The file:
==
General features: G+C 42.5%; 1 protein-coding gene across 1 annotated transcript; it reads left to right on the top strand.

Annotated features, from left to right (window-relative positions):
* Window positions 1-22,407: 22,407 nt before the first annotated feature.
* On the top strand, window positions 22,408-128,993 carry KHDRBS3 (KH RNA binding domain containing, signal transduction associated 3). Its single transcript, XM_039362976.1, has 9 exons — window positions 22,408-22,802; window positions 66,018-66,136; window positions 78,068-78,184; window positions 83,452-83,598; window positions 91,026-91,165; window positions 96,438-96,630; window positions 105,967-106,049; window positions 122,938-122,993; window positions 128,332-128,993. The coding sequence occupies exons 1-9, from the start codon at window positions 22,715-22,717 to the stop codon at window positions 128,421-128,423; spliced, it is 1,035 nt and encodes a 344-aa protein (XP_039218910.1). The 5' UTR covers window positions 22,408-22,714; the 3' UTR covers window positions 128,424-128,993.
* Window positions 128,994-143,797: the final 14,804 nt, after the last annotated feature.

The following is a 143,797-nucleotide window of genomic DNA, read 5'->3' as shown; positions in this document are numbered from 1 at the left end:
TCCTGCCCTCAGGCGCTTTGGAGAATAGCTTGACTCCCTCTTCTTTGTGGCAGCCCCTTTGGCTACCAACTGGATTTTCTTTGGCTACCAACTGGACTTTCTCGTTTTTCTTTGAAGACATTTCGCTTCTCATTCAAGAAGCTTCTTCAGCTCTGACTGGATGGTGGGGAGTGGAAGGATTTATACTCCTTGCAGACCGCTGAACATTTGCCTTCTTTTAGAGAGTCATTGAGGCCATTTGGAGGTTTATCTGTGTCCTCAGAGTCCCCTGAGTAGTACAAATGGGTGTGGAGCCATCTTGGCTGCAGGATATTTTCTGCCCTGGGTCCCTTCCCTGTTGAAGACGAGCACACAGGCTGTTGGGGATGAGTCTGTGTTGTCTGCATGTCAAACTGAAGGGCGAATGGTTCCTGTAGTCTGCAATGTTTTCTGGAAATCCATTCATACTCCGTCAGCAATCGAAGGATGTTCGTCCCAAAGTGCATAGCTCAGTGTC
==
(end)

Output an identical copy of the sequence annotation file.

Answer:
General features: G+C 42.5%; 1 protein-coding gene across 1 annotated transcript; it reads left to right on the top strand.

Annotated features, from left to right (window-relative positions):
* Window positions 1-22,407: 22,407 nt before the first annotated feature.
* On the top strand, window positions 22,408-128,993 carry KHDRBS3 (KH RNA binding domain containing, signal transduction associated 3). Its single transcript, XM_039362976.1, has 9 exons — window positions 22,408-22,802; window positions 66,018-66,136; window positions 78,068-78,184; window positions 83,452-83,598; window positions 91,026-91,165; window positions 96,438-96,630; window positions 105,967-106,049; window positions 122,938-122,993; window positions 128,332-128,993. The coding sequence occupies exons 1-9, from the start codon at window positions 22,715-22,717 to the stop codon at window positions 128,421-128,423; spliced, it is 1,035 nt and encodes a 344-aa protein (XP_039218910.1). The 5' UTR covers window positions 22,408-22,714; the 3' UTR covers window positions 128,424-128,993.
* Window positions 128,994-143,797: the final 14,804 nt, after the last annotated feature.

The following is a 143,797-nucleotide window of genomic DNA, read 5'->3' as shown; positions in this document are numbered from 1 at the left end:
TCCTGCCCTCAGGCGCTTTGGAGAATAGCTTGACTCCCTCTTCTTTGTGGCAGCCCCTTTGGCTACCAACTGGATTTTCTTTGGCTACCAACTGGACTTTCTCGTTTTTCTTTGAAGACATTTCGCTTCTCATTCAAGAAGCTTCTTCAGCTCTGACTGGATGGTGGGGAGTGGAAGGATTTATACTCCTTGCAGACCGCTGAACATTTGCCTTCTTTTAGAGAGTCATTGAGGCCATTTGGAGGTTTATCTGTGTCCTCAGAGTCCCCTGAGTAGTACAAATGGGTGTGGAGCCATCTTGGCTGCAGGATATTTTCTGCCCTGGGTCCCTTCCCTGTTGAAGACGAGCACACAGGCTGTTGGGGATGAGTCTGTGTTGTCTGCATGTCAAACTGAAGGGCGAATGGTTCCTGTAGTCTGCAATGTTTTCTGGAAATCCATTCATACTCCGTCAGCAATCGAAGGATGTTCGTCCCAAAGTGCATAGCTCAGTGTC